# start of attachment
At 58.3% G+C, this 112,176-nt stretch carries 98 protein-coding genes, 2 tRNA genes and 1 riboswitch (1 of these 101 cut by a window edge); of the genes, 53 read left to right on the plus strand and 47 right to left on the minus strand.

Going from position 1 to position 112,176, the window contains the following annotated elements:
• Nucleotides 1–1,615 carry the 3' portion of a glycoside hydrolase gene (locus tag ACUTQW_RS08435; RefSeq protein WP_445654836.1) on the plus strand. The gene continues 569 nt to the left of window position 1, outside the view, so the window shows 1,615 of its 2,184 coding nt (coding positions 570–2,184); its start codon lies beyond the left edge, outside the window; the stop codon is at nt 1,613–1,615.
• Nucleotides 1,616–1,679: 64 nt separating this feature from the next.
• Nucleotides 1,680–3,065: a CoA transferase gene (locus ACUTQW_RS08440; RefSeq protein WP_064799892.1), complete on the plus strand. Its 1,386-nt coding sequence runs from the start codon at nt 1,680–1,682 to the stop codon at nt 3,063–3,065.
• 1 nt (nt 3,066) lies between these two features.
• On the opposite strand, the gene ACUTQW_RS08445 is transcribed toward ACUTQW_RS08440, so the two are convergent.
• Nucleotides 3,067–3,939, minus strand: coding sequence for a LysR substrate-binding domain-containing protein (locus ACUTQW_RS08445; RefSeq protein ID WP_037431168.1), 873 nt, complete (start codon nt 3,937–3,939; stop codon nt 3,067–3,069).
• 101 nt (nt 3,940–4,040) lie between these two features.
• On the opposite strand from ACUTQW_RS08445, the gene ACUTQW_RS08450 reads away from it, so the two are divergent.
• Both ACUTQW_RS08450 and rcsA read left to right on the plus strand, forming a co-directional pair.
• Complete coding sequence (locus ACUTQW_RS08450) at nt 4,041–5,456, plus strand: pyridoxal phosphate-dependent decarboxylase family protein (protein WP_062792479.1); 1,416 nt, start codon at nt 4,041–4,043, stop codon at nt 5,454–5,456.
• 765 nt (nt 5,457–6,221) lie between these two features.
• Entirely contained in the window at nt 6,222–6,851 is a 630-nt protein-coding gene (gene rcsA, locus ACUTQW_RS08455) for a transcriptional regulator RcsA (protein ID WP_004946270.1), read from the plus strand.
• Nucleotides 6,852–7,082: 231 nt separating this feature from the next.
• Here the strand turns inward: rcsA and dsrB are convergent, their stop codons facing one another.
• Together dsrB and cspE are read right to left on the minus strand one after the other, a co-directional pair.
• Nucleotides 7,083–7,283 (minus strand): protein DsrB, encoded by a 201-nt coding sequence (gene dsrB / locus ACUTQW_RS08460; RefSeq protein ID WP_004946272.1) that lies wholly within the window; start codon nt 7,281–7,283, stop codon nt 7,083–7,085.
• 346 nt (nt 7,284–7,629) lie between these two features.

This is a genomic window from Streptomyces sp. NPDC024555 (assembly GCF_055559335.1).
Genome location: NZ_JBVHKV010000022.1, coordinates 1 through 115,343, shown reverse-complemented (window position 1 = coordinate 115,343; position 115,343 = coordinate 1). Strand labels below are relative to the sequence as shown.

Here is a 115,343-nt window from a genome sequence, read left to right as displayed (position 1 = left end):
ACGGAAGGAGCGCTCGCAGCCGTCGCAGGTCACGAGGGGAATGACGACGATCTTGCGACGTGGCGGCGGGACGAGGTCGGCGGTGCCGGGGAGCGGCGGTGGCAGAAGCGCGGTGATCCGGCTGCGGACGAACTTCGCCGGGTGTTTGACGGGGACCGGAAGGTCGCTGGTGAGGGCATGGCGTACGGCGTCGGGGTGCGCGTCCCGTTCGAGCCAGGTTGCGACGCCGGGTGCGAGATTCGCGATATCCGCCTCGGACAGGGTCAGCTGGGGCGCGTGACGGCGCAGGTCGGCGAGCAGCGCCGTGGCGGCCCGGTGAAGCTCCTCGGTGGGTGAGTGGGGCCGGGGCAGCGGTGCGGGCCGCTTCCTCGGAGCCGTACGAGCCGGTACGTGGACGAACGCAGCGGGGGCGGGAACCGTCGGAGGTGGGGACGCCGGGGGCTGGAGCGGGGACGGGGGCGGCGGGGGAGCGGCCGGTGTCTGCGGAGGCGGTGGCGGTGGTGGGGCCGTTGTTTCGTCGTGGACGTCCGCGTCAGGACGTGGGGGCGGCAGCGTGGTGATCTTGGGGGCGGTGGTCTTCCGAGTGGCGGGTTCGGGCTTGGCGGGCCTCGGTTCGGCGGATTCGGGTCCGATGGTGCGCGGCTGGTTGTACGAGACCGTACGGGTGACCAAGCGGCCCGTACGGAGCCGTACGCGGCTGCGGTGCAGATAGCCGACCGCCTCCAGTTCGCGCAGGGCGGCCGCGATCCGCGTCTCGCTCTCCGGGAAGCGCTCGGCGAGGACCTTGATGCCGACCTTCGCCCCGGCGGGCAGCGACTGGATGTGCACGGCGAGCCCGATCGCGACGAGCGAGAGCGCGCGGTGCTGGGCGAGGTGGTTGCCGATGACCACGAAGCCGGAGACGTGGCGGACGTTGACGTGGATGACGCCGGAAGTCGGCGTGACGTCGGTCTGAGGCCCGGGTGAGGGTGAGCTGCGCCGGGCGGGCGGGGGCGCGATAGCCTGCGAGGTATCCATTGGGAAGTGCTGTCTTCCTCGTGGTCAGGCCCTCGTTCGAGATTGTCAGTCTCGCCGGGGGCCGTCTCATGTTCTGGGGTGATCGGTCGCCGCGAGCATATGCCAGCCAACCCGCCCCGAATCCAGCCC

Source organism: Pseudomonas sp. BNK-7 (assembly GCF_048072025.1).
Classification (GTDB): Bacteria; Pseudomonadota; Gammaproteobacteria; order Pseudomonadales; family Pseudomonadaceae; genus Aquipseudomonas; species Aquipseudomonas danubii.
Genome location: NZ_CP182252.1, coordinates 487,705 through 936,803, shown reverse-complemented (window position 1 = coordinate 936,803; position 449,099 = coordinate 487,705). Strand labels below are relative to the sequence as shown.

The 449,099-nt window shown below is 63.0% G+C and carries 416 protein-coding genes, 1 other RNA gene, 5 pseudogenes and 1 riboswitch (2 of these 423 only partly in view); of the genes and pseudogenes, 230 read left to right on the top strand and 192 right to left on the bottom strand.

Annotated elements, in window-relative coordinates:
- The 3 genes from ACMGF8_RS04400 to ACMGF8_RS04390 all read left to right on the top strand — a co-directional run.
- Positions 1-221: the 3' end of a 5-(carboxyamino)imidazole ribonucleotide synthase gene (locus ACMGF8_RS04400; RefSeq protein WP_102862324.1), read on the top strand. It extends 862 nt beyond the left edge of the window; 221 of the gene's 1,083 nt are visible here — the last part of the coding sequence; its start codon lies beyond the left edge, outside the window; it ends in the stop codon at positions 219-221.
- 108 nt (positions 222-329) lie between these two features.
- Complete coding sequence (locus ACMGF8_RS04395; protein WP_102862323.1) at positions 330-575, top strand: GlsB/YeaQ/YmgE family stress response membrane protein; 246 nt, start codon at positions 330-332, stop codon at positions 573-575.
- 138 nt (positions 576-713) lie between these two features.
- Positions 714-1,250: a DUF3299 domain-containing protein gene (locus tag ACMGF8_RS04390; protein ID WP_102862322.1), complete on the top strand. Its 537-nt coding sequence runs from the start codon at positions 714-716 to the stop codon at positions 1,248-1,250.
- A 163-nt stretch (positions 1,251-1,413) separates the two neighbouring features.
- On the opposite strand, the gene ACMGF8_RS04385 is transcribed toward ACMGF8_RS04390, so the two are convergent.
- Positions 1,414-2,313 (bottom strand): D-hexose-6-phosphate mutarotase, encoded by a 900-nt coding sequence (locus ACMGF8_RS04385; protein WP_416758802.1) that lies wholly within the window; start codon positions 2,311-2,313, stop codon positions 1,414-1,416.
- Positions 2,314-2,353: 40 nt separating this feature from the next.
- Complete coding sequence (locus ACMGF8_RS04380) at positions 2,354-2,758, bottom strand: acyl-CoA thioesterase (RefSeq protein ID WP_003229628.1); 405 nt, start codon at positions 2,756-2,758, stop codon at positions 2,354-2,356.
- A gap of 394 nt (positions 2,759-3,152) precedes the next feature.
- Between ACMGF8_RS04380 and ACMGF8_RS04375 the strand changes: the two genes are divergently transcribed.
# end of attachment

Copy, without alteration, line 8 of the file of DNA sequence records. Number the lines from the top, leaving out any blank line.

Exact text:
• Nucleotides 3,067–3,939, minus strand: coding sequence for a LysR substrate-binding domain-containing protein (locus ACUTQW_RS08445; RefSeq protein ID WP_037431168.1), 873 nt, complete (start codon nt 3,937–3,939; stop codon nt 3,067–3,069).